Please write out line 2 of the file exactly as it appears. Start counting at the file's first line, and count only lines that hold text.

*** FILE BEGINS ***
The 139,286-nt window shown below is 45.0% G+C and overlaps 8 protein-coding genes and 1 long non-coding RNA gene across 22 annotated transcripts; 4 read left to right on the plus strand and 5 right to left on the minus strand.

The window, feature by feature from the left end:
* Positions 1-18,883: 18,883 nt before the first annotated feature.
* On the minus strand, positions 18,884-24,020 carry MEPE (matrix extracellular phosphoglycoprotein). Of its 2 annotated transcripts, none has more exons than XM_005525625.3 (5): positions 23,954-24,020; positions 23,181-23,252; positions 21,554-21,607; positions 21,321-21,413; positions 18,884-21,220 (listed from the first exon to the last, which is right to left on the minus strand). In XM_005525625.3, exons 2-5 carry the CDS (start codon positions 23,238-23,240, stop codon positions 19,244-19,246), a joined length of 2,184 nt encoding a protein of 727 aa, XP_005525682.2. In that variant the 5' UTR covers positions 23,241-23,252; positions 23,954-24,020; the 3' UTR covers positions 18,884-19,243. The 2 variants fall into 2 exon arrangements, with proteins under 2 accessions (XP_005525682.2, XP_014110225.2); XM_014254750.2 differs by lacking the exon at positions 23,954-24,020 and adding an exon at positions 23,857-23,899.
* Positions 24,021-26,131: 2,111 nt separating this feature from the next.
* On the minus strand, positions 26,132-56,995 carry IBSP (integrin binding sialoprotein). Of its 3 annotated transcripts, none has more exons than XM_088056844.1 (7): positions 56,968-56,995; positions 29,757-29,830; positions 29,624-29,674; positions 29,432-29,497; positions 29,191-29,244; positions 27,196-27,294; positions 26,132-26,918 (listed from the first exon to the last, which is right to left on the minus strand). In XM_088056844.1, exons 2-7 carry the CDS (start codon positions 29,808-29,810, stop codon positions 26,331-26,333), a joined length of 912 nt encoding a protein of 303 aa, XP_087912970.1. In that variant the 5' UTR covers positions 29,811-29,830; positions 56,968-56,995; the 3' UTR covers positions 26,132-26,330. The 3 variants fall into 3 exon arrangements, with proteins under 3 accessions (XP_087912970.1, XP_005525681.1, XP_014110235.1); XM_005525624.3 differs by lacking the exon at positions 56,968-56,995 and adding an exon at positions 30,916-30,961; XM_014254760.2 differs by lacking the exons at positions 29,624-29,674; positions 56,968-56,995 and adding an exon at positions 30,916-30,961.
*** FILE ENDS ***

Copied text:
The window, feature by feature from the left end: